What is familial adenomatous polyposis?
Classic familial adenomatous polyposis, called FAP or classic FAP, is a genetic condition. It is diagnosed when a person develops more than 100 adenomatous colon polyps. An adenomatous polyp is an area where normal cells that line the inside of a person’s colon form a mass on the inside of the intestinal tract. The average age for polyps to develop in people with FAP is in the mid-teens. Most people with FAP will have multiple colon polyps by age 35. If FAP is not recognized and treated, there is a very high likelihood that a person will develop colorectal cancer.
Individuals with FAP also have an increased chance of developing cancer in other organs, including the stomach, small intestine, and the pancreas and biliary tree. Risk for hepatoblastoma, a rare type of liver cancer, is increased in young children with FAP. A locally aggressive, non-cancerous tumor type called desmoid tumors/desmoid fibromatosis and a rare type of brain tumor called medulloblastoma can also occur in some individuals. Risk for papillary thyroid cancer is also increased.
Not all symptoms of FAP are cancer-related. Some additional features of FAP may include:
Osteomas, which are non-cancerous bony growths, usually found on the jaw
Extra, missing, or unerupted teeth
Congenital hypertrophy of the retinal pigment epithelium (CHRPE). This is an eye condition that is present at birth that does not affect vision, but it is a condition that an eye doctor may see during an examination with a special instrument called an ophthalmoscope.
Non-cancerous skin changes, such as epidermoid cysts and fibromas
Are there subtypes of FAP?
There are subtypes of FAP which can vary with clinical features, including:
Classic FAP is typically characterized by more than 100 colorectal polyps as described above. Surgery to remove the colon is often the most effective way to manage the polyps and reduce the risk for colorectal cancer.
Attenuated FAP (AFAP) is often associated with multiple adenomatous colorectal polyps, such as 20 to 100 polyps. People with AFAP usually continue to develop adenomatous colon polyps during their lifetime and have an increased risk of developing colorectal cancer if the polyps are not removed. People with AFAP tend to develop polyps later in life than individuals with classic FAP; however, the experience of each person can vary among families, and careful surveillance is important. It has not yet been determined if families with AFAP have the same risk for other types of cancer as families with classic FAP. Similarly, risks for some of the other, non-cancerous features associated with classic FAP have not been determined fully.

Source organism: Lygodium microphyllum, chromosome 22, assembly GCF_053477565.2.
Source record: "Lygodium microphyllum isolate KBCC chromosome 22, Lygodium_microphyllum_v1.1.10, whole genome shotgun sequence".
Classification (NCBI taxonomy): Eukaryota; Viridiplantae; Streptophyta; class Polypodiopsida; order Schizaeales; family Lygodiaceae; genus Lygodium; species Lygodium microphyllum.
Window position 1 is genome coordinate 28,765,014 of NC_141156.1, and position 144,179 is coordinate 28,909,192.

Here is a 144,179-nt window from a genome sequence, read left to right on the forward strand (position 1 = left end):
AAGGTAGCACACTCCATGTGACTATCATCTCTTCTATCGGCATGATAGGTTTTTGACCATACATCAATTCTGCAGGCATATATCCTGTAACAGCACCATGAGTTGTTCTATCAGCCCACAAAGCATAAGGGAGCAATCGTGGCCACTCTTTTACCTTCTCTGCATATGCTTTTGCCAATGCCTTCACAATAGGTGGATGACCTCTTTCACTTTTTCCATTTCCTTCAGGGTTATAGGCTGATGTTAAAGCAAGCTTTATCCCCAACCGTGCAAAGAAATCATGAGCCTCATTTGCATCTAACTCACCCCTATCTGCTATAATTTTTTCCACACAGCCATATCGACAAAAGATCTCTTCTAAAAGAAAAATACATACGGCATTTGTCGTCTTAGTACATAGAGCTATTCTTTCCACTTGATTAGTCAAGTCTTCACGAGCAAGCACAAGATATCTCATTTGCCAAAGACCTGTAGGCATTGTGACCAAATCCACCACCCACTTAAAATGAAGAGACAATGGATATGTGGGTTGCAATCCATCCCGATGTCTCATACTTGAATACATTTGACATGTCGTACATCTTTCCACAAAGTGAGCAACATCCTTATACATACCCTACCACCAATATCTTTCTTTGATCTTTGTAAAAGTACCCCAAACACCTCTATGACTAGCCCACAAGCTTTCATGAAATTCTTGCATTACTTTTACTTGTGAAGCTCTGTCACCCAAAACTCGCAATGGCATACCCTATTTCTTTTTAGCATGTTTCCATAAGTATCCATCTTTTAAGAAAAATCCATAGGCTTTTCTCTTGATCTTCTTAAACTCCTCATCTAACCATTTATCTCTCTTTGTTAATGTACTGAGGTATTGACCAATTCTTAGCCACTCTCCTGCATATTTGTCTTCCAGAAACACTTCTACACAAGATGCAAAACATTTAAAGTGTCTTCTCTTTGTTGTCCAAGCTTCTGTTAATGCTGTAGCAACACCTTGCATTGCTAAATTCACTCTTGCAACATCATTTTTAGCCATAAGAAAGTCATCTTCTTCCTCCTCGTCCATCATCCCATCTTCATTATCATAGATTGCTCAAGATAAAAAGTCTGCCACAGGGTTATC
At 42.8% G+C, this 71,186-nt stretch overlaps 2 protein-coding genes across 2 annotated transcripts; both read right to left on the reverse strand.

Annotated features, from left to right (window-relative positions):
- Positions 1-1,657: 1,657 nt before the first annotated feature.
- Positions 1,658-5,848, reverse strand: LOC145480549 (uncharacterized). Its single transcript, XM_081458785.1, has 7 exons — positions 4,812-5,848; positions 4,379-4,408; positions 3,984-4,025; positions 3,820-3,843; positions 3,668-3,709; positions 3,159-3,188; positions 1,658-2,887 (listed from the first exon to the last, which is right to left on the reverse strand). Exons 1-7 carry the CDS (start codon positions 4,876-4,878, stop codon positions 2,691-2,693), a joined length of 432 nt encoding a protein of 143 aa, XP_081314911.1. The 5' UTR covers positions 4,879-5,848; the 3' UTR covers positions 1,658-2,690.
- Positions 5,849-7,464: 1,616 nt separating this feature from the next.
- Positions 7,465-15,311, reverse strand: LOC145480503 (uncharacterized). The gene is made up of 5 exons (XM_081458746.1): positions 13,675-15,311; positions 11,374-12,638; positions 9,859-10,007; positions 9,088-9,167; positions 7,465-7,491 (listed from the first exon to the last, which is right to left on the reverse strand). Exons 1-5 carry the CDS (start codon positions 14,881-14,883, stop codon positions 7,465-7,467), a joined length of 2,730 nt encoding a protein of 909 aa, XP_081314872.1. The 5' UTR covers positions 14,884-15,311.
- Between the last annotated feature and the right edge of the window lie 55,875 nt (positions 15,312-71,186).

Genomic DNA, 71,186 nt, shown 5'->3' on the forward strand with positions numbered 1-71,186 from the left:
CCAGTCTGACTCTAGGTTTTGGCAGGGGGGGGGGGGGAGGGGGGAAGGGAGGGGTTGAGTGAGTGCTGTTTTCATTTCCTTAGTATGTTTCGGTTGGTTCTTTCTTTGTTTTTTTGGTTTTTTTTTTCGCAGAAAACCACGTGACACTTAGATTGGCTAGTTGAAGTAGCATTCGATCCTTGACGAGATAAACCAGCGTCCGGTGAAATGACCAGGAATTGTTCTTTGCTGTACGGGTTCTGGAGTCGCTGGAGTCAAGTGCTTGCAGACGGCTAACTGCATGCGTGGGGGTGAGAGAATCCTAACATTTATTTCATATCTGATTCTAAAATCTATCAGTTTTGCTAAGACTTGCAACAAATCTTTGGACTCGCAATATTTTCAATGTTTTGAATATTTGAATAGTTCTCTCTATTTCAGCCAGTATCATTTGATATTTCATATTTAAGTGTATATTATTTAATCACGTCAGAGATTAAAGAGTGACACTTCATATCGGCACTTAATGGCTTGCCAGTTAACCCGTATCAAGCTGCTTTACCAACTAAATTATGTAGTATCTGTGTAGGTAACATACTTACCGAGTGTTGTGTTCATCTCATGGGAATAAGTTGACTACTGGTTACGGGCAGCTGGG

Gardner syndrome is a variant of FAP. Like in FAP, people with Gardner syndrome develop multiple adenomatous colon polyps, but in addition, they also develop other tumors outside the gastrointestinal organs, which may include:
Epidermoid cysts, which are lumps in or under the skin
Fibromas, which are fibrous tumors
Desmoid tumors, which are non-cancerous fibrous tumors that can develop anywhere in the body
Osteomas, which are lumps in or on bone
Turcot syndrome is considered a variant of either FAP or Lynch syndrome, rather than a distinct genetic condition by itself. People with Turcot syndrome tend to have multiple adenomatous colon polyps, an increased risk of colorectal cancer, and an increased risk of brain tumors. The type of brain tumor generally depends on whether the Turcot syndrome is more similar to Lynch syndrome or more similar to FAP. The 2 most common types of brain tumors in Turcot syndrome are:
Glioblastoma. This type of brain tumor is a very aggressive form of astrocytoma that is commonly found in families who have features of Lynch syndrome.
Medulloblastoma. This type of brain tumor begins in the cerebellum, the back of the brain. Medulloblastoma most often occurs in children and is commonly found in families who have features of FAP.
What causes classic FAP and its subtypes?
FAP is passed from generation to generation in a family. Genetic alterations in the APC gene that are present at birth are linked to FAP, AFAP, Gardner syndrome, and Turcot syndrome. This type of change to a gene can also be called a genetic mutation, gene alteration, pathogenic or likely pathogenic germline variant, or a disruptive gene change. APC stands for adenomatous polyposis coli. A genetic alteration which disrupts the function of the APC gene gives a person an increased lifetime risk of developing multiple colorectal polyps (from tens to hundreds), as well as colorectal cancer, and/or other cancers of the digestive tract.